Category Archives: general

Creating sample points in a polygon with OGR and Shapely (Introduction)

Creating sample points for a given region of interest is a common task in geospatial analysis. It is therefore logically consistent that there is already a number of ways available to create some including the Create Random Points tool of the ArcToolbox in ArcGIS or the corresponding components of the fTools plugin for QGIS. As I’m trying to follow an explicit under-the-hood-philosophy, I will – starting with this very first “real” entry at Portolan – implement my very own sampling methodology for anyone willing to follow.

As it is my (current) programming language of choice I will use Python to accomplish my task. Adding to the fact that I have plenty of working experience with it, Python has the advantage of being very well positioned in the realm of geospatial processing. This is courtesy of a wide range of libraries dealing with corresponding tasks including two that I will use extensively, namely OGR (as part of GDAL) and Shapely. While OGR serves as a well suited toolbox for all things vector – including export and import to external file and/or database formats, basic dataset creation and editing as well as more sophisticated procedures such as generalization – I have found Shapely (basically representing a Pythonic interface to libgeos that is also used by OGR itself) to be a more direct link to the topological operations that are bread and butter for any kind of geographical information system.

As Python explicitly encourages the object-oriented programming paradigm, I will follow that and implement my very own PolygonPointSampler in compliance to that paradigm. Mind you, I’m not an explicitly stated computer scientist, but a cartographer by trait that somehow turned into a mostly self-taught specialist for geoinformatics. My theoretical ramblings with regard to programming may be a little off from time to time, however all of the things presented here do actually work in practice – which is most important for me. And maybe for the reader as well.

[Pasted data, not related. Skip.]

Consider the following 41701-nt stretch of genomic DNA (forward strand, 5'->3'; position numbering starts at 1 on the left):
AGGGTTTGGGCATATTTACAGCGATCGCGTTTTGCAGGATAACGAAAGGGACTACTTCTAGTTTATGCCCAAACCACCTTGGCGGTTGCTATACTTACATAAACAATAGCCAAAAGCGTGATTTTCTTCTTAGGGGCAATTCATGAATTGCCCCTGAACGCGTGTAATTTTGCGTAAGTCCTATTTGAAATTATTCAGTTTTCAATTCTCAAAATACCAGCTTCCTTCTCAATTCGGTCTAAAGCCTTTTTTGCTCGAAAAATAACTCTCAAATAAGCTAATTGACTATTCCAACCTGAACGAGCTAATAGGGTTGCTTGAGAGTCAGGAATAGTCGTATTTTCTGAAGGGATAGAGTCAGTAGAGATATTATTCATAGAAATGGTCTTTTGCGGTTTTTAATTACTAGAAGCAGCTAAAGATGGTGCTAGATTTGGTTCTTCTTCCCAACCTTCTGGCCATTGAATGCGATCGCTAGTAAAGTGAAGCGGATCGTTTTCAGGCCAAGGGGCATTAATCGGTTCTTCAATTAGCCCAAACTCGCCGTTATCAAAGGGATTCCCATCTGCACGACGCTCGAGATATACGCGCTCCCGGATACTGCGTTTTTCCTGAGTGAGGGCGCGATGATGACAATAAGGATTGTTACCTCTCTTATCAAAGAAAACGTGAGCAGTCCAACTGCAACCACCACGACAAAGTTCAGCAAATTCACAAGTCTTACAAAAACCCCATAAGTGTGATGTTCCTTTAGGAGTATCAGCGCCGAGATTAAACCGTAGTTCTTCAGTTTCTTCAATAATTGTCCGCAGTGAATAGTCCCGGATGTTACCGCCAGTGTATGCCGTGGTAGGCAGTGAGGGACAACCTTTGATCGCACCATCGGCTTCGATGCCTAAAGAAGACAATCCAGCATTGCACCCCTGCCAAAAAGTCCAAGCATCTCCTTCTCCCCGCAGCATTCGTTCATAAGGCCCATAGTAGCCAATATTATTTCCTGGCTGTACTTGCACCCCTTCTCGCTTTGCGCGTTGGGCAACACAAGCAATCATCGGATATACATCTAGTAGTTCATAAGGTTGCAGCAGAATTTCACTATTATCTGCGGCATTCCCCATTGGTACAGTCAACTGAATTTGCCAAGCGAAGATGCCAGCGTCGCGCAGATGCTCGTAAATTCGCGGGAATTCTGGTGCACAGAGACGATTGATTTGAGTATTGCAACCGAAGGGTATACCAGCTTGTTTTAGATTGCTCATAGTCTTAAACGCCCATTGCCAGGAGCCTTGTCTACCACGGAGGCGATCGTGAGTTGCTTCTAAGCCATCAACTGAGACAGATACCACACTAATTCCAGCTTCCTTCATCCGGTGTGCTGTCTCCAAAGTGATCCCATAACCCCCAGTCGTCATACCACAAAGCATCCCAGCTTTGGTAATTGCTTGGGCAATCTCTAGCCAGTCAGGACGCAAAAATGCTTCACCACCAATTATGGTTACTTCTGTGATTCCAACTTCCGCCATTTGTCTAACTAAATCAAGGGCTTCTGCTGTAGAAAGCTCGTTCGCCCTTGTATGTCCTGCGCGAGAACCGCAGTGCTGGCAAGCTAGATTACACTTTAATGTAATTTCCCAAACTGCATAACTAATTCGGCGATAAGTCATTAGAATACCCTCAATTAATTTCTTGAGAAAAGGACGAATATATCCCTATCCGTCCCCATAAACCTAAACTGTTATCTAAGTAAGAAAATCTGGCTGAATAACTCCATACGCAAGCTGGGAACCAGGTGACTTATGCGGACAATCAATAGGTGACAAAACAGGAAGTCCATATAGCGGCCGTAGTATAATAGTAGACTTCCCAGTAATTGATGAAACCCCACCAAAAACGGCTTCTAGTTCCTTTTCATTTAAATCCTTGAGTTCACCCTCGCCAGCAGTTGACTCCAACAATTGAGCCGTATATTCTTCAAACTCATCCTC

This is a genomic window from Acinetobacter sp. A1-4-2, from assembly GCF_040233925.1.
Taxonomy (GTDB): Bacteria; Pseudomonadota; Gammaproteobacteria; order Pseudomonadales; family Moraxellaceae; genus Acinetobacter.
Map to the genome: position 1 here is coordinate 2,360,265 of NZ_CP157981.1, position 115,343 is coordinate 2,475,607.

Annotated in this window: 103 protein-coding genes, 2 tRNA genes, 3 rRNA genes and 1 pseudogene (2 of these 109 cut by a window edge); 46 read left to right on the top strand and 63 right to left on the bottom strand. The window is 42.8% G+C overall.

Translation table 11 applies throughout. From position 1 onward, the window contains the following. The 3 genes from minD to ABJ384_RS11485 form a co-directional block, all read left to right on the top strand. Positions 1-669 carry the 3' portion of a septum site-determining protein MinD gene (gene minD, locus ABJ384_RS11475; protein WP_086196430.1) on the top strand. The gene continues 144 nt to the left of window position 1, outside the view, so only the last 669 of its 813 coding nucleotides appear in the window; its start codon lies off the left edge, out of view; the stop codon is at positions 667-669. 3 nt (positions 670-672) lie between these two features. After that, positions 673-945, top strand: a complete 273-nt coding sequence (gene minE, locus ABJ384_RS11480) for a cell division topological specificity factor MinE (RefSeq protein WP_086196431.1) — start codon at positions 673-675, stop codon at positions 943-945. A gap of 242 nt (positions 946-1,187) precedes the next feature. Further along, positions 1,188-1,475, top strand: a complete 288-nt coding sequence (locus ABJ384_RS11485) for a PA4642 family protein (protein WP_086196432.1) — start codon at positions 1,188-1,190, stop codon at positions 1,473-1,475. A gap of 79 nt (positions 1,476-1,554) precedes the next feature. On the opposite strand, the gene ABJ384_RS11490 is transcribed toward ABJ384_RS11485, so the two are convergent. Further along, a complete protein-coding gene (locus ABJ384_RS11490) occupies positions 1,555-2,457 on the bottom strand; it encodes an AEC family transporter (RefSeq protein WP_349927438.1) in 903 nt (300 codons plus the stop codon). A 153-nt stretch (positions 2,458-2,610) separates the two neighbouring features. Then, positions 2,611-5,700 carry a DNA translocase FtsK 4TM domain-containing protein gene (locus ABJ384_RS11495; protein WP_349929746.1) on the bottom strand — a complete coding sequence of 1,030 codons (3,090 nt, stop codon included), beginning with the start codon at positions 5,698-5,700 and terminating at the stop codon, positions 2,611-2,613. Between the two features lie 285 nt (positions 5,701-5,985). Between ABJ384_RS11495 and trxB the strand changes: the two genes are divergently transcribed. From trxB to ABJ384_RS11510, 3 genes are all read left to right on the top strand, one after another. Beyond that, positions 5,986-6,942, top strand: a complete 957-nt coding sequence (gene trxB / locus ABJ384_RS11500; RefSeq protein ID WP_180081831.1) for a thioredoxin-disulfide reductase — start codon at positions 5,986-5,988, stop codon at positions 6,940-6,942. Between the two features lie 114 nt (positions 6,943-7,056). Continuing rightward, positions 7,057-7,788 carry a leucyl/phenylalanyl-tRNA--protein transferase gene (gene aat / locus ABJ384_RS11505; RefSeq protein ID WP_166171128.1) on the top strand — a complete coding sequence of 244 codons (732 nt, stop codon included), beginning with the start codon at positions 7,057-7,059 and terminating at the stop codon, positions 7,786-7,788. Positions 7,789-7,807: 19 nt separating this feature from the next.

Corresponding to these prerequisites a base class for a PolygonPointSampler could be implemented as set out in the following listing:


Welcome to Portolan…

“A catalog of directions to be followed between notable points.” 1

This is how Portolan charts – or rhumb maps as they are called as well – have been defined by historians of cartography. While this rather barren definition gives no impression of the perils and hazards of medieval seafaring, it adequately captures the essence of the guides that have been used for this kind of endeavors. It also helps to explain what I’m starting today with this blog – albeit not with regard to maritime navigation but concerning the geospatial, database and programming domains.

Easiest to determine are the “notable points” that the Portolan Blog is going to cover following this introductory post. These points of interest include first and foremost data analysis, remote sensing, geographical information systems, database systems, cartography, and data visualization.

The comprising bracket under which all these subjects are to be illuminated – or better: the manner of the “directions” that I will be giving – is programming code, naturally in one of the languages that I’m reasonably acquainted with, namely Python, IDL or at times Java. Where this does not apply, the directions given will at least include some kind of hint, advice or pointer that is to alleviate the reader’s work in one of the noted fields of interest.

Finally, the term “catalog” refers to the systematic and list-like character of the underlying creation. In case of the Portolan Blog I’d like to kindly ask the reader to bear with me if the result at first glance does seem to lack any kind of system or is accompanied by a little too much elaborated blathering on my behalf to be called a simple list. Here I take myself the liberty to deviate from the definition as this is not supposed to be an exercise in compliance to rules but should be fun as well.

Stating this I’m about to end my first post wishing the reader and myself the necessary stamina, blazing creativity and a sufficient amount of time to accomplish this endeavor.

  1. Michel Mollat du Jourdin and Monique de La Ronciere: Sea Charts of the Early Explorers: 13th to 17th Century, London, Thames and Hudson, 1984